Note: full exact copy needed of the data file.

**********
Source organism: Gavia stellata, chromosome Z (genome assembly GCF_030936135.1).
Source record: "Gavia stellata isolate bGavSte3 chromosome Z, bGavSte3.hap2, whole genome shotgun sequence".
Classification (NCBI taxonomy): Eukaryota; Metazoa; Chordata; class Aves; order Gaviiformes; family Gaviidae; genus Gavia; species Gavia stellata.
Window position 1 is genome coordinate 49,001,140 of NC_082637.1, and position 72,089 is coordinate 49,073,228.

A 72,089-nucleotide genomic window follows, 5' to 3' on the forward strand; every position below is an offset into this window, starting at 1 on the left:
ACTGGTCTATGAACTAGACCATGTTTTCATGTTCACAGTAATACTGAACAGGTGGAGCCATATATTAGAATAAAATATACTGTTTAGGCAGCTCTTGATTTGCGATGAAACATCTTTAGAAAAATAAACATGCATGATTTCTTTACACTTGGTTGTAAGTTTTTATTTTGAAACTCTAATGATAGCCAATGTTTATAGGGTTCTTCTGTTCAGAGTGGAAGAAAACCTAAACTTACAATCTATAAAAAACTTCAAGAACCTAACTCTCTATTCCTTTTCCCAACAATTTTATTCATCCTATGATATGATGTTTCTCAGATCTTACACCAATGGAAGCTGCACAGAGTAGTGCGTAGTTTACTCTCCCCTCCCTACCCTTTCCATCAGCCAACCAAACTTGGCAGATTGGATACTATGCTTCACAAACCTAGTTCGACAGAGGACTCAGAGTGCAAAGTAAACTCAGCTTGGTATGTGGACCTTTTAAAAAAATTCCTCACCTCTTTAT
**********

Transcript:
Source organism: Gavia stellata, chromosome Z (genome assembly GCF_030936135.1).
Source record: "Gavia stellata isolate bGavSte3 chromosome Z, bGavSte3.hap2, whole genome shotgun sequence".
Classification (NCBI taxonomy): Eukaryota; Metazoa; Chordata; class Aves; order Gaviiformes; family Gaviidae; genus Gavia; species Gavia stellata.
Window position 1 is genome coordinate 49,001,140 of NC_082637.1, and position 72,089 is coordinate 49,073,228.

A 72,089-nucleotide genomic window follows, 5' to 3' on the forward strand; every position below is an offset into this window, starting at 1 on the left:
ACTGGTCTATGAACTAGACCATGTTTTCATGTTCACAGTAATACTGAACAGGTGGAGCCATATATTAGAATAAAATATACTGTTTAGGCAGCTCTTGATTTGCGATGAAACATCTTTAGAAAAATAAACATGCATGATTTCTTTACACTTGGTTGTAAGTTTTTATTTTGAAACTCTAATGATAGCCAATGTTTATAGGGTTCTTCTGTTCAGAGTGGAAGAAAACCTAAACTTACAATCTATAAAAAACTTCAAGAACCTAACTCTCTATTCCTTTTCCCAACAATTTTATTCATCCTATGATATGATGTTTCTCAGATCTTACACCAATGGAAGCTGCACAGAGTAGTGCGTAGTTTACTCTCCCCTCCCTACCCTTTCCATCAGCCAACCAAACTTGGCAGATTGGATACTATGCTTCACAAACCTAGTTCGACAGAGGACTCAGAGTGCAAAGTAAACTCAGCTTGGTATGTGGACCTTTTAAAAAAATTCCTCACCTCTTTAT